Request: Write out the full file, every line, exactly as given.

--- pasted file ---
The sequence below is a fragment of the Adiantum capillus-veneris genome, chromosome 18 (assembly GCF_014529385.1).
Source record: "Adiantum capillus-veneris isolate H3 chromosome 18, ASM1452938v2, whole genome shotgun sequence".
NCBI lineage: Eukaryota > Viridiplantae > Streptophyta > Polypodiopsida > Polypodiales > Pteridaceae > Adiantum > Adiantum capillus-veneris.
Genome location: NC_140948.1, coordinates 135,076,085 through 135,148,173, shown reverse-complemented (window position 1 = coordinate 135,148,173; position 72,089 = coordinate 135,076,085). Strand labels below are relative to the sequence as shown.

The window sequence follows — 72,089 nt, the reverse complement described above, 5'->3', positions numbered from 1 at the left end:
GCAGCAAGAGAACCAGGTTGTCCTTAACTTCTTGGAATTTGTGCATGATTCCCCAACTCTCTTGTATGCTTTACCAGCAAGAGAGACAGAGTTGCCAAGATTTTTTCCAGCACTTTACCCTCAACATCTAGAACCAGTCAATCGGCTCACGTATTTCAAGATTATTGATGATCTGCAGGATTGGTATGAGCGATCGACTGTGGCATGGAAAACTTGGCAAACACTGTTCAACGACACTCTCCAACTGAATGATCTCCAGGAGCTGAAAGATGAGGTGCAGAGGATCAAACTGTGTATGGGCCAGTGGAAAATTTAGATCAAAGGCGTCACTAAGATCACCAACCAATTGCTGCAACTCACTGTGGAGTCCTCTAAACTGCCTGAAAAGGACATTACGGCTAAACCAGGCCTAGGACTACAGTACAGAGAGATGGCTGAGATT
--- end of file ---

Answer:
The sequence below is a fragment of the Adiantum capillus-veneris genome, chromosome 18 (assembly GCF_014529385.1).
Source record: "Adiantum capillus-veneris isolate H3 chromosome 18, ASM1452938v2, whole genome shotgun sequence".
NCBI lineage: Eukaryota > Viridiplantae > Streptophyta > Polypodiopsida > Polypodiales > Pteridaceae > Adiantum > Adiantum capillus-veneris.
Genome location: NC_140948.1, coordinates 135,076,085 through 135,148,173, shown reverse-complemented (window position 1 = coordinate 135,148,173; position 72,089 = coordinate 135,076,085). Strand labels below are relative to the sequence as shown.

The window sequence follows — 72,089 nt, the reverse complement described above, 5'->3', positions numbered from 1 at the left end:
GCAGCAAGAGAACCAGGTTGTCCTTAACTTCTTGGAATTTGTGCATGATTCCCCAACTCTCTTGTATGCTTTACCAGCAAGAGAGACAGAGTTGCCAAGATTTTTTCCAGCACTTTACCCTCAACATCTAGAACCAGTCAATCGGCTCACGTATTTCAAGATTATTGATGATCTGCAGGATTGGTATGAGCGATCGACTGTGGCATGGAAAACTTGGCAAACACTGTTCAACGACACTCTCCAACTGAATGATCTCCAGGAGCTGAAAGATGAGGTGCAGAGGATCAAACTGTGTATGGGCCAGTGGAAAATTTAGATCAAAGGCGTCACTAAGATCACCAACCAATTGCTGCAACTCACTGTGGAGTCCTCTAAACTGCCTGAAAAGGACATTACGGCTAAACCAGGCCTAGGACTACAGTACAGAGAGATGGCTGAGATT